December’s top supply chain and logistics headlines
Global airline industry expected make a net profit of $29.8 billion in 2017…
For the third consecutive year—and the third time in industry history—airlines will make a return on invested capital at 7.9 percent. This will also be above the weighted average cost of capital—6.9 percent.
The International Air Transport Association originally predicted that the airline industry profitability was projected to hit $39.4 billion in 2016, but has since downgraded that number to $35.6 billion thanks to slower global GDP growth and skyrocketing costs. The revised profits are still the highest profit generated by the industry with the highest net profit margin at 5.1 percent.
“Even though conditions in 2017 will be more difficult with rising oil prices, we see the industry earning $29.8 billion. That’s a very soft landing and safely in profitable territory,” explained IATA’s Director General and CEO Alexandre de Juniac.
“These three years are the best performance in the industry’s history—irrespective of the many uncertainties we face. Indeed, risks are abundant—political, economic and security among them. And controlling costs is still a constant battle in our hyper-competitive industry.”
A first for Mondelez: handling supply chain and logistics sans Amazon…
In an effort to adapt to the changing demands of shoppers, the makers of Oreo are reaching consumers through a seasonal retail website offering tins of Oreos straight to shoppers.
More and more people are buying food outside of traditional grocery stores and now food giants like Mondelez are experiencing mixed results in recent years after dominating the brick-and-mortar market for decades.
Oreo’s holiday website—which, in case you were short on sandwich cookies, has delectable white fudge Oreo holiday tins with free shipping—is Mondelez’ debut in handling supply chain and logistics for shipping. Previously, the company went through a store or online retailer, such as Amazon.
By creating a dedicated e-commerce team last year, Mondelez set a goal of generating $1 billion in revenue by 2020—most of which will come from customers purchasing goods like Oreos, Triscuits, and Toblerone chocolate online in lieu of stores.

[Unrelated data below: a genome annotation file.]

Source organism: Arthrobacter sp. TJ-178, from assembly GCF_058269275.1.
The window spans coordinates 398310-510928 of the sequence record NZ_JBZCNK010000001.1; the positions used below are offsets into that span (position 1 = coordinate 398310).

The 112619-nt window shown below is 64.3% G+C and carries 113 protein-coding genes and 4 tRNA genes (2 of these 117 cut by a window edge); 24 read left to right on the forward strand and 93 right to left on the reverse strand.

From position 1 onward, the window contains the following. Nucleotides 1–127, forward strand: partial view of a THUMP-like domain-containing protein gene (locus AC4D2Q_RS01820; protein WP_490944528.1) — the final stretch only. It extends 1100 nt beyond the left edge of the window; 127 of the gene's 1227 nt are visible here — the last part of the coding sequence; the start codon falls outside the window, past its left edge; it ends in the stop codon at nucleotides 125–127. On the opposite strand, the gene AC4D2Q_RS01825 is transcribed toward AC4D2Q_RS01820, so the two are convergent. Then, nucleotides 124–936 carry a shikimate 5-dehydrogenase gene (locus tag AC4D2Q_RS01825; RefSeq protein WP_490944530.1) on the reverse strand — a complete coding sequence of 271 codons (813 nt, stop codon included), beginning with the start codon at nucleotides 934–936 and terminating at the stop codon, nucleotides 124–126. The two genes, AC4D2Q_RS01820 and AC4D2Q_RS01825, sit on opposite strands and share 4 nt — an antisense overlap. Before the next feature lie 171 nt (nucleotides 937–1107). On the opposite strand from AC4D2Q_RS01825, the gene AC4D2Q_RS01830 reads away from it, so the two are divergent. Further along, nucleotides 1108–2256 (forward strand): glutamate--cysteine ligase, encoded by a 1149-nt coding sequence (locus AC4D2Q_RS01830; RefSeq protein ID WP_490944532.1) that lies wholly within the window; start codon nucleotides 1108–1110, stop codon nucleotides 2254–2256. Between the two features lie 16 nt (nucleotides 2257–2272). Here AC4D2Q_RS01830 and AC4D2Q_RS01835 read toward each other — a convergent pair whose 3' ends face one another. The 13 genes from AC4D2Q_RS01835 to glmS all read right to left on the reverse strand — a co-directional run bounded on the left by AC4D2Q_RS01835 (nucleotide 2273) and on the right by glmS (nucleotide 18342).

Hyundai Merchant Marine reaches limited cargo agreement with 2M Alliance
Hyundai Merchant Marine has reached an agreement to form a cooperative relationship with the world’s largest container-shipping alliance. While the deal falls short of full-fledged membership, Hyundai will share surplus capacity and purchase cargo slots with the shipping network called the 2M Alliance.
Currently the 2M Alliance is comprised of Maersk Line and Mediterranean Shipping Co., who together move a total of one-third of all seaborne cargo.
Just a few weeks ago, Hyundai and Mediterranean Shipping Co. were in the lead to purchase Long Beach, California’s biggest container terminal. However, South Korea’s HMM has withdrawn from the joint bid for the controlling stake in the U.S. port operator. Instead, the company is interested in taking a minority stake in Total Terminals International LLC.“Considering our low credit ratings, we thought it would be better for MSC to make a solo bid. We agreed to buy a stake from MSC later,” said Hyundai Chief Executive C.K. Yoo.
Meanwhile, Mediterranean Shipping—the second largest container operator when it comes to capacity—already owns 46 percent of the Long Beach terminal operator and is expected to win the solo bid.
Wal-Mart de Mexico is investing $1.3 billion in logistics…
Mexico’s biggest retailer and private sector employer is seeking to invest $1.3 billion in the country to expand and upgrade its supply chain and logistics operations—this means construction of new distribution centers and improving upon existing centers.
In addition to Wal-Mart de Mexico’s annual expenditures on store openings and remodelings, this investment will be made over the course of the next three years.
Wal-Mart Stores Inc. has set a goal to double its annual sales between 2014 and 2024—its sales were around $28 billion last year—but this comes after the retailer has had to close 2,300 stores in Mexico, where 200,000 people are employed by the retail giant.
As Mexican President Enrique Peña Nieto pointed out, “We’re seeing how Mexico is continuing to attract investment in different sectors.”
Wal-Mart de Mexico’s retail sales have risen 8.3 percent in the first nine months of 2016 and November sales in the country were up 9.2 percent.
iPhone manufacturer Foxconn is talking U.S. expansion…
While the size and scope of any such U.S. investment is not yet clear, Foxconn Technology Group—which is responsible for manufacturing Apple’s iPhone, among other products—is considering a U.S. expansion.
“We can confirm that we are in preliminary discussions regarding a potential investment that would represent an expansion of our current U.S. operations,” noted the Taiwanese electronics manufacturer, which is also known as Hon Hai Precision Industry Co.
Foxconn is the world’s largest contract electronics manufacturer, and the third-largest information technology company by revenue. This comes after president-elect Donald Trump has called for a return of manufacturing jobs to the U.S.